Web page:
Workers employed by some Georgia companies may be exposed to many hazards that are known to be violations of safety regulations. Due to the financial risk of failure to secure alternative employment, workers often continue to work for companies where they are continuously at risk of suffering workplace injuries. The Occupational Safety and Health Administration announced its intention to issue 26 citations to a Georgia recycling company, of which 14 will be repeat violations, The others are classified as serious violations.
Workers are often exposed to obvious safety hazards that are disregarded by their employers. Georgia workers may find some comfort in knowing that the U.S. Department of Labor's Occupational Safety and Health Administration is always on the lookout for situations in which workers are at risk of suffering workplace injuries. OSHA aims to prevent unnecessary injuries and deaths by not waiting for workplace accidents to happen before inspections are carried out.
There is no valid reason for employers to disregard the safety of their workers. Yet, some company owners continue to allow dangerous conditions to threaten employees, even after receiving citations for safety violations. One safety hazard that is prevalent in different industries is exposure to moving machine parts, and a Georgia air filter manufacturer recently received repeat citations after a worker suffered severe workplace injuries.
Georgia workers who feel threatened by safety hazards to which they are exposed at their places of employment have the right to report their concerns to the U.S. Department of Labor's Occupational Safety and Health Administration. OSHA may follow such reports with investigations to determine whether the company owners violated the prescribed safety regulations. Failure to protect workers from workplace injuries is punishable by law, and, if violations are identified, they are graded and penalties are leveled accordingly.
One of many hazards faced by workers in Georgia and elsewhere is working in trenches. Projects that can require trenches include installing cables, burying utilities and pouring foundations. Many workplace injuries and even deaths have resulted from company owners not complying with safety regulations that are prescribed by the U.S. Department of Labor's Occupational Safety and Health Administration (OSHA).
When Georgia construction companies plan projects, they are required by law to consider the safety regulations that apply. Work that has to be done at dangerous heights, such as on a roof, scaffolding or ladder, requires particular consideration. Workers who are expected to perform their duties at heights exceeding a prescribed level are exposed to the risk of falling accidents that may result in severe injuries or worse if they are not using proper fall protection.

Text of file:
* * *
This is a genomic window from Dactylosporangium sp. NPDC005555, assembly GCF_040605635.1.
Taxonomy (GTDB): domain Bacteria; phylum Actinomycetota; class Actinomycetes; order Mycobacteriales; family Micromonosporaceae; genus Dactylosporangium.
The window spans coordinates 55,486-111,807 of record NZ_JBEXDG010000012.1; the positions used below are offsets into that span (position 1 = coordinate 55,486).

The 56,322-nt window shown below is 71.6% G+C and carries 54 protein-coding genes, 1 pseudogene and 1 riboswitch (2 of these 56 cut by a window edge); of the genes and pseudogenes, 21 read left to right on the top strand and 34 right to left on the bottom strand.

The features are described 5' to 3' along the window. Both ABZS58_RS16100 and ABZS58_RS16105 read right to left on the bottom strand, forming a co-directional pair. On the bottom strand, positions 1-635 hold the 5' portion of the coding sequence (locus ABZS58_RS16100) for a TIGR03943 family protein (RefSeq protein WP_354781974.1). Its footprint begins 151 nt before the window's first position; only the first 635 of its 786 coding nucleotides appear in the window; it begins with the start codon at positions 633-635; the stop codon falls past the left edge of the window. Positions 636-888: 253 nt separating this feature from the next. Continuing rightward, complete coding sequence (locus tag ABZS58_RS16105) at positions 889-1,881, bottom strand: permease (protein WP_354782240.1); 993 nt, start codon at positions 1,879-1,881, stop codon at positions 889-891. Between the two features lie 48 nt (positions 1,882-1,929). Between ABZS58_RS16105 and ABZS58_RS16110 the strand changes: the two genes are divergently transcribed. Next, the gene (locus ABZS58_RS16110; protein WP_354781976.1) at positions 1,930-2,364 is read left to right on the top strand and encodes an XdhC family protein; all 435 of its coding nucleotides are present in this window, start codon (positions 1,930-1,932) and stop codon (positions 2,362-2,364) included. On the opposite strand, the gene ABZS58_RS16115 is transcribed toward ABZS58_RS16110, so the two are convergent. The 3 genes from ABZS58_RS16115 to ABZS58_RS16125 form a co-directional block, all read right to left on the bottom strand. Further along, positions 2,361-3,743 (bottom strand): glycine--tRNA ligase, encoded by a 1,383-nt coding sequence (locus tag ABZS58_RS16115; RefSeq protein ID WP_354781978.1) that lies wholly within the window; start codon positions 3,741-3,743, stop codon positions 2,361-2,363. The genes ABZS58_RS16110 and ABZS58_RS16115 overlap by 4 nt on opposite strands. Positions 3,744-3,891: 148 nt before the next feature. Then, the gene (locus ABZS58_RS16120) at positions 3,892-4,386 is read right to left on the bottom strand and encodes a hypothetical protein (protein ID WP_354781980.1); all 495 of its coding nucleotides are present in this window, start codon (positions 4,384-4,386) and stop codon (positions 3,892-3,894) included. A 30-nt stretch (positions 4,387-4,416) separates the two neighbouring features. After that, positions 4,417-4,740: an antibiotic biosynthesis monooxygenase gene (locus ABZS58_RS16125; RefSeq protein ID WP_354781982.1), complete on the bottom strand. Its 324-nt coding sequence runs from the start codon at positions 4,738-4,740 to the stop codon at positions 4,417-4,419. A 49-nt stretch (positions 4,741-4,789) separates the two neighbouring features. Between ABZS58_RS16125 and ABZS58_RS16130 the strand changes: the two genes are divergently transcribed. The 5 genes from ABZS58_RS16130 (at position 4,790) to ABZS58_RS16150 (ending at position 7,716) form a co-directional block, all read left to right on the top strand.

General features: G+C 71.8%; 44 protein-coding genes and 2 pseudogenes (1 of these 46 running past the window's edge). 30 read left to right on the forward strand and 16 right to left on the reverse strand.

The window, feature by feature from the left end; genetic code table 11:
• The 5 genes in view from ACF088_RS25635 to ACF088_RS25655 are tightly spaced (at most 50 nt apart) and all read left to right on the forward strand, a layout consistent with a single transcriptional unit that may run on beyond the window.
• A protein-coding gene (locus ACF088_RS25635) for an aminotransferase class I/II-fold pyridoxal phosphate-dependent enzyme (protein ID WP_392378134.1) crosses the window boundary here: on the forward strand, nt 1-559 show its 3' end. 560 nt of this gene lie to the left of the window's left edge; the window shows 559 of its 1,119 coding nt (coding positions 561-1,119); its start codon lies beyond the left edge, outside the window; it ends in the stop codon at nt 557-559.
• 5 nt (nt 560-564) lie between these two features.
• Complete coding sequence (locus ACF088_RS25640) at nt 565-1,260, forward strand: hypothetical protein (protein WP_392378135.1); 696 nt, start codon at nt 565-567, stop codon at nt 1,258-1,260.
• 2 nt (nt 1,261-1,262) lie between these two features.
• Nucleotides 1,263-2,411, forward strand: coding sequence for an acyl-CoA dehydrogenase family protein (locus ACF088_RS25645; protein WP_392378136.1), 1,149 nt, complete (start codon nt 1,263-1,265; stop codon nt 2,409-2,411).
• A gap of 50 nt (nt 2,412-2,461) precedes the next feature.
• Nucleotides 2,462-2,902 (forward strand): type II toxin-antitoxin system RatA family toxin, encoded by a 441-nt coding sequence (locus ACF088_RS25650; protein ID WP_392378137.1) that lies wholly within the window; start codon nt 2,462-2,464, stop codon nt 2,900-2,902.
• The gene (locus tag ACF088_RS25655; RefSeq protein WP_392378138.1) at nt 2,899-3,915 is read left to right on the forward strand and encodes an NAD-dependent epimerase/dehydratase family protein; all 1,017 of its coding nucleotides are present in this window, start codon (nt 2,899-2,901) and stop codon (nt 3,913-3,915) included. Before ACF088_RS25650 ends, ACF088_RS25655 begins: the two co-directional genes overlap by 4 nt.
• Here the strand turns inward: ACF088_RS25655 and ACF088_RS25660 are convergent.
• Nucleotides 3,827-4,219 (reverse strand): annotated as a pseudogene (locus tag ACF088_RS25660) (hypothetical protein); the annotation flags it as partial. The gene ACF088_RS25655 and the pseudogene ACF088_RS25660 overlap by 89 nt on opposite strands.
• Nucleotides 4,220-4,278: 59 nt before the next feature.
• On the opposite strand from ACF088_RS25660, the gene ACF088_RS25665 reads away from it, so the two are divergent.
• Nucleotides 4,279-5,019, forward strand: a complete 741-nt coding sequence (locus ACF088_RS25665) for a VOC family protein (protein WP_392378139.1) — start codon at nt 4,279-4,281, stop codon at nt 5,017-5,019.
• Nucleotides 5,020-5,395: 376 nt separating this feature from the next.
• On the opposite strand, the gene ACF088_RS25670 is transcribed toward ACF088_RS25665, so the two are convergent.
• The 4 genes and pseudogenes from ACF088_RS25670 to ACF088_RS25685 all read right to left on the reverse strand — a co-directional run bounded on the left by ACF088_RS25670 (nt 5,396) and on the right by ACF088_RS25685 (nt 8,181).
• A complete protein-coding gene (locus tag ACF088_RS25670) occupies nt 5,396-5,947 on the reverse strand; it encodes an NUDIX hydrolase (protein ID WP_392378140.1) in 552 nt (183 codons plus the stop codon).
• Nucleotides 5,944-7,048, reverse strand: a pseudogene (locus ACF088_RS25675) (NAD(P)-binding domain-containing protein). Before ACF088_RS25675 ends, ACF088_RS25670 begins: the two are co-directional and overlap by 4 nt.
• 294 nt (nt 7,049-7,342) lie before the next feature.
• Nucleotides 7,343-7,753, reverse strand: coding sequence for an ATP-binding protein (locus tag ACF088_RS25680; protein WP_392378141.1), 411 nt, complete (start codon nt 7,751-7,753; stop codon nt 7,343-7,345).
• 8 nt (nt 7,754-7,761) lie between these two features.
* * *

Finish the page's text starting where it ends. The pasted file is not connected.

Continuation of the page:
Workers who are in the employ of a chemical manufacturing company would likely expect the company owners to be knowledgeable about the potential hazards presented by the various chemicals. However, a Georgia-based chemical manufacturer was recently cited for serious safety violations at one of its facilities in another state. OSHA found that workers were exposed to chemicals that may cause severe workplace injuries or even death.
Many fatal workplace accidents are caused by workers falling from ladders, platforms and other types of lifts. The severity of the injuries suffered in accidents involving falls is not always determined by the distance the worker fell. A fall from the second or third step of a ladder is sometimes as devastating as a fall from a 30-foot platform. Employers in Georgia have to comply with the safety regulations that are prescribed by the Occupational Safety and Health Administration (OSHA). When a severe workplace accident occurs, OSHA will launch an investigation to determine whether any safety violations were violated.
Employers in Georgia are responsible for ensuring the safety of their employees. Companies are required to have proper lockout systems in place wherever there mechanical or electrical equipment is in use. The U.S. Department of Labor's Occupational Safety and Health Administration has identified inadequate lockout or tagout systems as one of the primary causes of workplace injuries.
Georgia workers have the right to be protected against workplace hazards, and these hazards include exposure to toxic fumes. When employers fail to provide adequate protection, workers have the right to file a complaint with authorities. Such claims will be evaluated and may lead to an inspection by the U.S. Department of Labor's Occupational Safety and Health Administration (OSHA). A metal recycling plant in another state recently received several citations after OSHA acted upon a complaint about unsafe working conditions that posed threats of workplace injuries.